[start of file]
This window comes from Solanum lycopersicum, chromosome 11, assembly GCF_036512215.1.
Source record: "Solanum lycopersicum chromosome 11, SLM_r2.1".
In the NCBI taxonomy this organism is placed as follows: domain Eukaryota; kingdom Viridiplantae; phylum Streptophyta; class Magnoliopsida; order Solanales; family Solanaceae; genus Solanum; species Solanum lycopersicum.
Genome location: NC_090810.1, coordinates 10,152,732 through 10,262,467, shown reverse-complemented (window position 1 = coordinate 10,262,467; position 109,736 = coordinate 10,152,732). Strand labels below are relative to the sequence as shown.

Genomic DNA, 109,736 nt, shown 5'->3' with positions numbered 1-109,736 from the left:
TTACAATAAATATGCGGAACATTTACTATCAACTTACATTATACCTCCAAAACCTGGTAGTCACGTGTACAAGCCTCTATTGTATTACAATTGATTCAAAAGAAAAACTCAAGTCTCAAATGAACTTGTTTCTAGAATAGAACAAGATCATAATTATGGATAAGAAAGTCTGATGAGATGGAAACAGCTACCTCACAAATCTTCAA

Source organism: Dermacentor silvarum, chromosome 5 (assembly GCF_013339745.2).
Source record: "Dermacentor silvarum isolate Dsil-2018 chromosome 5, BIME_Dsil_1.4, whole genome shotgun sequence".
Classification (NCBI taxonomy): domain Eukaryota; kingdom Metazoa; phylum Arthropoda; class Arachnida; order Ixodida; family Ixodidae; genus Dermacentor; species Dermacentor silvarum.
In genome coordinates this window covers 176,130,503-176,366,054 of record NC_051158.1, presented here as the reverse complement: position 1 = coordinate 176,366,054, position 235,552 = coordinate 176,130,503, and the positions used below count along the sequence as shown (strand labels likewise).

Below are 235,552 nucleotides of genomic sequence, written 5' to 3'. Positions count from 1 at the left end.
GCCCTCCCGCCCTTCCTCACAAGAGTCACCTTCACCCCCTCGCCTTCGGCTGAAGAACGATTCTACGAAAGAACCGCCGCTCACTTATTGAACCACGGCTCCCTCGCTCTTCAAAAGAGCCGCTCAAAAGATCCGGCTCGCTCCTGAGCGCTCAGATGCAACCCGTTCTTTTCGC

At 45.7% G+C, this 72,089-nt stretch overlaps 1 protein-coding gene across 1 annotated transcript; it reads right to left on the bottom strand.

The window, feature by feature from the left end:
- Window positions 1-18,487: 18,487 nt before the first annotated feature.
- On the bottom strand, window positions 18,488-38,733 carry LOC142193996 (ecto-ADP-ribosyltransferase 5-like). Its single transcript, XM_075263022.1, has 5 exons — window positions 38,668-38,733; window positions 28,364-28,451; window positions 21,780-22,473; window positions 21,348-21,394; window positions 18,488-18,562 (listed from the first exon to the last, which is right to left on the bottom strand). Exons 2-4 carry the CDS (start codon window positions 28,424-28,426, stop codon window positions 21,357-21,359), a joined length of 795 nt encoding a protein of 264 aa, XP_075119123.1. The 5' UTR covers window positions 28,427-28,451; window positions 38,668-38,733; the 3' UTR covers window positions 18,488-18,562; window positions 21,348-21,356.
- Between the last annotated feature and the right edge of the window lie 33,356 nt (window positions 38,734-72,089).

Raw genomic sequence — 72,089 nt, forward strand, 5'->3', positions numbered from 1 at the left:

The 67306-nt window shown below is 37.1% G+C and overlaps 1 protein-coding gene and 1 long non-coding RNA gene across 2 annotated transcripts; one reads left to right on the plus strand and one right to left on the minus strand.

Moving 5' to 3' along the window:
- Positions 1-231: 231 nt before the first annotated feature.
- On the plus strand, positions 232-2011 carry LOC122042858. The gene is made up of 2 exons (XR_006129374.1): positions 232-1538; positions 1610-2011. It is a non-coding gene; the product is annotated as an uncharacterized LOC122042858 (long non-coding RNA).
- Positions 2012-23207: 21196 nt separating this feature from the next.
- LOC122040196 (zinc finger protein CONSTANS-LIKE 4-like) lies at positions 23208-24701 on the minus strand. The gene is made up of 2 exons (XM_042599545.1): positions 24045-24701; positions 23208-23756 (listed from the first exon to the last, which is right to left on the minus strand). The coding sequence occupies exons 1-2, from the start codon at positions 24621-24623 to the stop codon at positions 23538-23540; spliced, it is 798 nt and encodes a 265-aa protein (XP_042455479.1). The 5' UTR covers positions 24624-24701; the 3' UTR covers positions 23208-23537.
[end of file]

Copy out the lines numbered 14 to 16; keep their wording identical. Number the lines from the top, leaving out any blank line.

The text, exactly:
The window, feature by feature from the left end:
- Window positions 1-18,487: 18,487 nt before the first annotated feature.
- On the bottom strand, window positions 18,488-38,733 carry LOC142193996 (ecto-ADP-ribosyltransferase 5-like). Its single transcript, XM_075263022.1, has 5 exons — window positions 38,668-38,733; window positions 28,364-28,451; window positions 21,780-22,473; window positions 21,348-21,394; window positions 18,488-18,562 (listed from the first exon to the last, which is right to left on the bottom strand). Exons 2-4 carry the CDS (start codon window positions 28,424-28,426, stop codon window positions 21,357-21,359), a joined length of 795 nt encoding a protein of 264 aa, XP_075119123.1. The 5' UTR covers window positions 28,427-28,451; window positions 38,668-38,733; the 3' UTR covers window positions 18,488-18,562; window positions 21,348-21,356.